1. Siphra Dzeniutha, The Book of Mysteries.
2. Idra Rabba, The Great Assembly, referring to the school or college of Rabbi Simeon’s students in their conferences for Kabbalistic discussion.
3. Idra Seta, The Lesser Assembly, of the few disciples that that remained for the same purpose toward the end of their master’s life or after his decease.
4. Sabba, The Aged Man.
5. Midrash Ruth, a mystical exposition of The Book of Ruth.
6. Seper Ha Bahia, The Book of Clear Light.
7. Tosephtha, An Addition.
8. Raia Mehima, The Faithful Shepherd (Moses).
9. Hechaloth, The Palaces.
10. Sithrey Torah, The Secrets of the Law.
11. Midrash Ha-Neelam, The Concealed Treatise.
12. Rose de Rasin, The Mystery of Mysteries.
13. Midrash Chasith, On the Canticles.
14. Maamar Ta chasi, a discourse, so-called from its first words, “Come and See.”
15. Ianuka, “The Youth.”
16. Pekuda, Illustrations of the Law.
17. Chibbura Kadma, The Early Work.
18. Mathuitin, Doctrines.
The commentary is sometimes called Zohar gadol, the Greater Light; the supplements, Zohar Katon, or the Lesser Light. Though the Zohar is said to be a commentary on the Pentateuch, it must be understood that the interpretation is Kabbalistic, and that the literal sense of the words is only a covering or garment of the true meaning. With the Kabbalists there are two ways of regarding and speaking of the Divine Being. When they speak simply and directly of his nature and attributes their style is severely metaphysical and abstruse, but at other times they indulge in the use of metaphor and allegory to a most extraordinary, if not extravagant, degree, at the same time declaiming against the possibility of any attempt to describe the incomprehensible (because infinite) Being. This is especially the case with the Siphra Dzeniutha, or Book of Mysteries, of which the following extract is a fair sample of its style:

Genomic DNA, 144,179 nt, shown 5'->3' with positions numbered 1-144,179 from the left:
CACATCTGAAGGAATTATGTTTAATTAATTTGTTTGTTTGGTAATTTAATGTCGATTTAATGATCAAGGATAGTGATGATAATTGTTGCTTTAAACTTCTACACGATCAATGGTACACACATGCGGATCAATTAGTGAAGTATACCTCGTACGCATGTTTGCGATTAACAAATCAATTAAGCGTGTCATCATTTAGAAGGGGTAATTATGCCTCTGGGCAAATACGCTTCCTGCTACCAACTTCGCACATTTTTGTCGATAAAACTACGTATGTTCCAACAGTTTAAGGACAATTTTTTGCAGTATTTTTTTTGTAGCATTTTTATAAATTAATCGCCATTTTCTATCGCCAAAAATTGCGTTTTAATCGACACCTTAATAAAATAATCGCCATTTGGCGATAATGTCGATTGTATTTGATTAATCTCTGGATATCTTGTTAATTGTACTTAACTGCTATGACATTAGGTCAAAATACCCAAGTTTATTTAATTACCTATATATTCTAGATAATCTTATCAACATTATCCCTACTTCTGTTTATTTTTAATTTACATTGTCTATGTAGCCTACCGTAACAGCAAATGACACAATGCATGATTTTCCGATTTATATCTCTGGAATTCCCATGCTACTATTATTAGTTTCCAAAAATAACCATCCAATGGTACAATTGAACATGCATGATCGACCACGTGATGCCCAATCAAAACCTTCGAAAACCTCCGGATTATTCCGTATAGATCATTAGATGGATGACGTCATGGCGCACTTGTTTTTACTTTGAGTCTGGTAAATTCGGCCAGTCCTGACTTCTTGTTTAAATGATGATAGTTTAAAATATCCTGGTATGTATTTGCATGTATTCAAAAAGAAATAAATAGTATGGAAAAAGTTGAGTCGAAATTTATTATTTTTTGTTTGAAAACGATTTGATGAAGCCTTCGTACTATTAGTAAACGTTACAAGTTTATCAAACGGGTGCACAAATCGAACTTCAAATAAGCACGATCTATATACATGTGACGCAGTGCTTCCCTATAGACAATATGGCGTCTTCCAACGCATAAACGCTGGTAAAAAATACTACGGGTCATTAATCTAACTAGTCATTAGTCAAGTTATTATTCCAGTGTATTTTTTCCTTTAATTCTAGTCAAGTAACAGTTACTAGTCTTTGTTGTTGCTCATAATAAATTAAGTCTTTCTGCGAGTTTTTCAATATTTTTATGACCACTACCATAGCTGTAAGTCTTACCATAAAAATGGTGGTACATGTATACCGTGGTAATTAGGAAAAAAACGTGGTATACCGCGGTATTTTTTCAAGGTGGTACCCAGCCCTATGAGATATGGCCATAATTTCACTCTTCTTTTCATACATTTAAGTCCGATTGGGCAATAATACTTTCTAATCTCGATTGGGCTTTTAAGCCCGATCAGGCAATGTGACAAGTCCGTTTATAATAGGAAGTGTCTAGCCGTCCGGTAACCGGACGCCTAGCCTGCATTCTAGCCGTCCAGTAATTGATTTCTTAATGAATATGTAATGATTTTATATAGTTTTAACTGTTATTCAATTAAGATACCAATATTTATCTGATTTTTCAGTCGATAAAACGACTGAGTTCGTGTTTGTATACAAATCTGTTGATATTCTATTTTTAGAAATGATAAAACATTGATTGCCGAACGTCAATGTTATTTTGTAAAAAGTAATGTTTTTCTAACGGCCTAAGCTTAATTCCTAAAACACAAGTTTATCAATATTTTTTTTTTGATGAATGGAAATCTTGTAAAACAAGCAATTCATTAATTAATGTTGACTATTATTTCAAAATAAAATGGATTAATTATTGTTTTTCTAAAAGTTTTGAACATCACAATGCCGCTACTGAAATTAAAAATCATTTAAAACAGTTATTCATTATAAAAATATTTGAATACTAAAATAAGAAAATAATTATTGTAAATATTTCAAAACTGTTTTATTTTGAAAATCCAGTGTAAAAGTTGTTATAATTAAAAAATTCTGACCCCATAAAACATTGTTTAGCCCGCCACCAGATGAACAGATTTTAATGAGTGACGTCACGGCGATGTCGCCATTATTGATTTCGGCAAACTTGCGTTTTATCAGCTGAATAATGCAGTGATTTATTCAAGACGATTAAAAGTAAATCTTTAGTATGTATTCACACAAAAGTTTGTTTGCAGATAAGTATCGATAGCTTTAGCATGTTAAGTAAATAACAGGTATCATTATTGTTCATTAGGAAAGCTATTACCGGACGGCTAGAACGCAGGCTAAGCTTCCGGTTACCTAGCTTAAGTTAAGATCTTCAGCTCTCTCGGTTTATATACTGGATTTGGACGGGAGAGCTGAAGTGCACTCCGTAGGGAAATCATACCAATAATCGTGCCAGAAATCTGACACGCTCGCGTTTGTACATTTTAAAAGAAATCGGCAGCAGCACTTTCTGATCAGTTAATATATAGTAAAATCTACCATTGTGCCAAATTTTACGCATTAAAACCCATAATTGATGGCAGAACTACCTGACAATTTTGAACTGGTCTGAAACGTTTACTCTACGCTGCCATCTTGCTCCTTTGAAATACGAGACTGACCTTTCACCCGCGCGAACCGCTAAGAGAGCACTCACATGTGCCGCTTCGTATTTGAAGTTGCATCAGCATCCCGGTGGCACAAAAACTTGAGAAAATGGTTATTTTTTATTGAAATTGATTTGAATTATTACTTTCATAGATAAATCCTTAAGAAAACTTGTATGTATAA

“He is the ancient of ancients, the mystery of mysteries, the concealed of the concealed. He hath a form peculiar to himself, but he hath chosen to appear to us the ancient of ancients. Yet in the form whereby we know him he remaineth still unknown. His vesture is white and his aspect that of an unveiled face. He sitteth on a throne of splendors, and the white light streameth over a hundred thousand worlds. This white light will be the inheritance of the righteous in the world to come. Before all time En Soph, the boundless One, the unoriginated and infinite Being, existed without likeness, incomprehensible and unknowable. In the production of finite existence the first act was the evolution of the Memra, or the Word, which was the first point in the descending series of beings, and from whom in nine other degrees of manifestation emanated those forms which at once compose the universe and express the attributes and presence of its eternal ruler. To these nine forms is given the common name of Sephiroth, signifying Splendors. The whole or some of these Sephiroth constitute the universe, the manifestation of God, their names being:
1. Kether, Crown.
2. Chocma, Wisdom.
3. Binah, Understanding.
4. Chesed, Mercy.
5. Din, Justice.
6. Tiphereth, Beauty.
7. Netzach, Triumph.
8. Hod, Glory.
9. Yesod, Foundation.
10. Malkuth, Kingdom or Dominion.